Husband Being Deployed

Updated on January 10, 2008
L.R. asks from Palatine, IL
12 answers

We just found out last night that my husband (Army Reserves) received his orders to be deployed in a week and half. We are expecting our second child in March and have a 2 1/2 year old son. I work full time. My family is all in Florida (they can obviously help - but couldn't be here all the time) and my husband's family lives about an hour away and has never really taken a liking to helping before.
I am just wondering if anyone has gone through this and has any advice. I know it happens to people every day ... but right now, it is happening to me .. .and I am beyond overwhlemed.

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answers from Jacksonville on

My husband enlisted in the Navy recently. We didn't want to go through these long deployments so my husband decided against the Army. We are never gonna be near my family while my husband is in the Navy. When he has to leave I plan on going back home and staying with my parents. It's gonna be hard to be without him, but at least my family is gonna be there to help!

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answers from Chicago on

I have been there. My husband and I were both active duty Army and I was pregnant when he deployed to Iraq. Currently I am active duty and he got out so things are a little different.

So as not to get your hopes up, a previous poster said something about a family hardship but that is only in extreme cases of hardship, not for pregnancy. If you have some other circumstances it may not hurt to look into it, but simply being pregnant and a working mother won't be enough unfortunately.

The first month is totally the worst. After the first month, you get used to it and it really isn't so bad. You can get back into your routine and things will go a little more quickly. So when he leaves and it is hard, just remember it WILL get better with a little time.

Communications have gotten so much better. Chances are you will be able to speak with each other most days and he should have good internet access. Some people even find that communication improves while a spouse is deployed because you really strip all of the outside influences from your relationship and can talk freely. I also e-mailed my husband a few pictures of our daughter every day after she was born so he could see how she grew until he came home (she was 8 months old). I have heard some people even have cell phones now although I don't know how common that is.

I think the best thing would be not be alone after your little arrives. In my case no one could come to me (I was stationed in New York) so I went to my family's home and stayed there during my maternity leave. It was nice to have the support and also not be alone.

I am guessing you will want someone with you in labor. As another poster mentioned, Operation Special Delivery provides doulas free of charge to military spouses. I am a labor doula and I would be more than happy to provide my services for free if you're interested. I am an RN and student nurse-midwife as well so it would be a treat for me since right now the Army has me working an office.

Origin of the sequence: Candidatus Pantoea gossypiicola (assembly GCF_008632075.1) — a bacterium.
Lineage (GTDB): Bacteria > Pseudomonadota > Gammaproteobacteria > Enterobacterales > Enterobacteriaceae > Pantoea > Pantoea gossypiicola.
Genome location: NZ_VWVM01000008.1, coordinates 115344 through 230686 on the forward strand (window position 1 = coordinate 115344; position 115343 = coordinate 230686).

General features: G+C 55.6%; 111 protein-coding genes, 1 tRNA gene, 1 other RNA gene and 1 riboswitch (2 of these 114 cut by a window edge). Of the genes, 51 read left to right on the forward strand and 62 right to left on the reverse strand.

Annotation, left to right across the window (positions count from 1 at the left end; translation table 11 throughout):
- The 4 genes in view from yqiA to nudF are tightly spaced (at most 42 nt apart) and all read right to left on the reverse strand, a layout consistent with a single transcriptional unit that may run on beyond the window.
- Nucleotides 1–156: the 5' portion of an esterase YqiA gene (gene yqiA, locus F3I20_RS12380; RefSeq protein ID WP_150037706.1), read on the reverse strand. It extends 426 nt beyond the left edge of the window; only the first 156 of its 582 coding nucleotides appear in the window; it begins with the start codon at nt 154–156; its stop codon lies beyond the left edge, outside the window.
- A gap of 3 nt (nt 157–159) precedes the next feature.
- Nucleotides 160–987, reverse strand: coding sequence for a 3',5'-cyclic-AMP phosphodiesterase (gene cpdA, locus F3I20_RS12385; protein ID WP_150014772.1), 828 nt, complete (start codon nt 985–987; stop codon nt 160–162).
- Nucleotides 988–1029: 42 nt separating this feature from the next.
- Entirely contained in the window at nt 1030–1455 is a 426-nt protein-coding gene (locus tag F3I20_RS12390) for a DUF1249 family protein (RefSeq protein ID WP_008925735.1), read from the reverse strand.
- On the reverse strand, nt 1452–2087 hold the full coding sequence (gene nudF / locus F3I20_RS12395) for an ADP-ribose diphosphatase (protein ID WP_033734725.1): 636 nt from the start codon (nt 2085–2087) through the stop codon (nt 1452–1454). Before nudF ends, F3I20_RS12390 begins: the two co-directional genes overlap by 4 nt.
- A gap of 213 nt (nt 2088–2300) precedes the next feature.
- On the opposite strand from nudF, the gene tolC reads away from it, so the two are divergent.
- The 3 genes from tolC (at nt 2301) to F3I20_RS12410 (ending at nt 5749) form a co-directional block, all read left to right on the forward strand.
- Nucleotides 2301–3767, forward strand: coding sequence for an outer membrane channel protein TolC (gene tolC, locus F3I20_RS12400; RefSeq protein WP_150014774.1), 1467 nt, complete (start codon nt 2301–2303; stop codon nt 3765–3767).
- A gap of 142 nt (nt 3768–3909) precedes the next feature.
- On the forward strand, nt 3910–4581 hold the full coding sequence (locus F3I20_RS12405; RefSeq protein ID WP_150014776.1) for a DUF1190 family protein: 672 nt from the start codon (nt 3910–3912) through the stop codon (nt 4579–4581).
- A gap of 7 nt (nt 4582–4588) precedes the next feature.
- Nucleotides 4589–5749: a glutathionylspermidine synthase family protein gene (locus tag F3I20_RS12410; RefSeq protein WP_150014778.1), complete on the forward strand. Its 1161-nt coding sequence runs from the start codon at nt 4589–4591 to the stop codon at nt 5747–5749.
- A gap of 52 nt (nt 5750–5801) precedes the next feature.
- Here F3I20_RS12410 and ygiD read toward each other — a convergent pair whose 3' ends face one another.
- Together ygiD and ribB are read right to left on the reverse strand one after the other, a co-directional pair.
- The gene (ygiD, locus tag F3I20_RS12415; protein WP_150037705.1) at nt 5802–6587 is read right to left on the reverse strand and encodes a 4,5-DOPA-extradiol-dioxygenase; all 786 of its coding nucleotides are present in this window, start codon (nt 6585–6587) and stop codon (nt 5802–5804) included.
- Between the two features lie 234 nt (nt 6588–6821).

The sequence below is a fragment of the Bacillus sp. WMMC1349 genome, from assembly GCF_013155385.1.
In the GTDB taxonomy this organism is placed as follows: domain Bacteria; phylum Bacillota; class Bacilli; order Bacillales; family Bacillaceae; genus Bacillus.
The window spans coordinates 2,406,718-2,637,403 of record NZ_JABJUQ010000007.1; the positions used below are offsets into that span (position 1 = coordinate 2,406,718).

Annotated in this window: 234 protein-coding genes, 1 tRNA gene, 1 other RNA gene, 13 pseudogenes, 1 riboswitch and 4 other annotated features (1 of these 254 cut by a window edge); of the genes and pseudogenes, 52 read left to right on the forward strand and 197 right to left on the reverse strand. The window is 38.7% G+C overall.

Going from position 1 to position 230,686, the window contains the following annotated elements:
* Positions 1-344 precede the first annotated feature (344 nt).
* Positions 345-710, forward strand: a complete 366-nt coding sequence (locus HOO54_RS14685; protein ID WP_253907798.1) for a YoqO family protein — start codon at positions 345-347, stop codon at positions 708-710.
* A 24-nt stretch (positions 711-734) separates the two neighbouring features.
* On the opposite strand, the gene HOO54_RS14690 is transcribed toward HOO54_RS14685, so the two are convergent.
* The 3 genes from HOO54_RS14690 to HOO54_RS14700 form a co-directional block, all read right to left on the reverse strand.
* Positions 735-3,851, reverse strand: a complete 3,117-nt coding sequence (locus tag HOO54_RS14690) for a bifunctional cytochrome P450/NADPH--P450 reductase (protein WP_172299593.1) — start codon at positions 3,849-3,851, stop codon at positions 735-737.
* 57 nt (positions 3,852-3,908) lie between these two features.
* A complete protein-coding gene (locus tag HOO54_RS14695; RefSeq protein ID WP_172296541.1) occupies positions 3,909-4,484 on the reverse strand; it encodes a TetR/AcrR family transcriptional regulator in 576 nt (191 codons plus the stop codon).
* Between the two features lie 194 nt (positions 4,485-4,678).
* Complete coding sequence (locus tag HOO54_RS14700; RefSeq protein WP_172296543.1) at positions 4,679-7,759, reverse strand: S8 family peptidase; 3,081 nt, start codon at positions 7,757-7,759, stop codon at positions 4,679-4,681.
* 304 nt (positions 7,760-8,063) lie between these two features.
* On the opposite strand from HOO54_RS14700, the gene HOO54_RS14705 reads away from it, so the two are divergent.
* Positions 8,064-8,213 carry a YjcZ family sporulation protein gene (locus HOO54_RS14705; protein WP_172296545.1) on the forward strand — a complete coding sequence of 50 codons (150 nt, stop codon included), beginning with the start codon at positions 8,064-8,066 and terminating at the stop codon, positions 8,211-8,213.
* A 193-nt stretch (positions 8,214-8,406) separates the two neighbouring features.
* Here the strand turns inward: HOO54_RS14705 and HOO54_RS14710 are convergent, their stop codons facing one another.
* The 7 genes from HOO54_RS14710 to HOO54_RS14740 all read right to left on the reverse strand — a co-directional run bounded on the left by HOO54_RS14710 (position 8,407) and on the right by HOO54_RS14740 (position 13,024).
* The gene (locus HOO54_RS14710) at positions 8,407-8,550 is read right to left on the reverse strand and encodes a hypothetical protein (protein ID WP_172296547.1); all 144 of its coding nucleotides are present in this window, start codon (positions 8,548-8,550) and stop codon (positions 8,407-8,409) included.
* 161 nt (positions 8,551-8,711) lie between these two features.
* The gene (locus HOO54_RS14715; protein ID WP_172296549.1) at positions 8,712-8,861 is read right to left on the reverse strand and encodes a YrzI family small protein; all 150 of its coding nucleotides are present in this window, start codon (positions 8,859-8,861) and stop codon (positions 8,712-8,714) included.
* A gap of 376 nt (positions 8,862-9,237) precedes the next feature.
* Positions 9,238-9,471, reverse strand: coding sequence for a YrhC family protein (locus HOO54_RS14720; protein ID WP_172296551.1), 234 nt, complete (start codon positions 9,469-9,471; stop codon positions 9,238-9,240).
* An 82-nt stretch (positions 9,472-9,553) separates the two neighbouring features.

Also, ensure that your husband's command from the bottom right on up is aware that he is expecting a baby. That way if there is any chance of him getting leave to come home, they are all aware of it and can try to make it happen.

You really just have to be strong. My husband always says it was easier for him to be deployed than for me to be at home. He was very busy, knew exactly what was going on, and time went very fast. I was home wondering what he was doing, counting the minutes till he came home, and taking care of a baby alone. It's not going to be easy, but like you said, it happens every day and people get through it.

Also, are you familiar with Army OneSource? The web address is something like This is a website that provides referrals and information for military members. They might have for instance a list of plumbers who are recommended and provide a military discount. Or they can help you find a health care provider if you start using Tricare. It's a really good service. They can also help you resolve issues you may have like needing to reach your husband or pay problems.

Tricare is another subject. The military's health insurance can be tough to understand/navigate/ work around. Great Lakes Naval Station has a Tricare Service center that is VERY helpful. You will often be referred to their phone number (1877TRICARE) which is totally worthless, but seeing the reps in person is great.

Make sure you get an ID card and registered in DEERS before your husband leaves. You can do that at Great Lakes or at most Reserve Centers. It is important that you are in DEERS and have an ID card so you can take advantage of military programs and get on base if you need to.

If you would like to chat sometime or exchange e-mails please send me a note. I have been there/done that through my own and several friends husbands' deployments so I know you need a little extra support. Best of luck to you and your family.

1 mom found this helpful


answers from Evansville on

You should check and see, but I think they give child care vouchers for deploying families in guard and reserve. This may help a little. Good luck with your deployment. My husband will be back in December.



answers from Terre Haute on

I agree with the post that another mom put on. You never know you might be in a town where a lot of other stay at home moms or working moms that might be willing to help watch your lil' boy for you.

Have your husband talk to his parents and see what they can do for you while he is gone.

Support groups are always a good thing.

Having friends and family around is a nice thing also. You must be so overwhelmed. But I would like to thank you and your husband and your families for serving our country and fighting for our freedom!!

Post what town you are in and you might be able to get more help than what you think. {{hugs}}



answers from Chicago on

I am so sorry to hear about the deployment. My husband is probably going again in August. The first time around, I was pregnant too. To be blunt, it sucked to be a working mom, now single for all intents and purposes, with a 2 1/2 year old daughter, and pregnant all at the same time. First, I spoke with my doctor about scheduling the birth a week earlier than my due date. She was happy to cooperate with that, and my husband was able to schedule leave to come home at that time. Now, your husband will only have been there for a couple of months, but his commander might be able to do something to help on that front.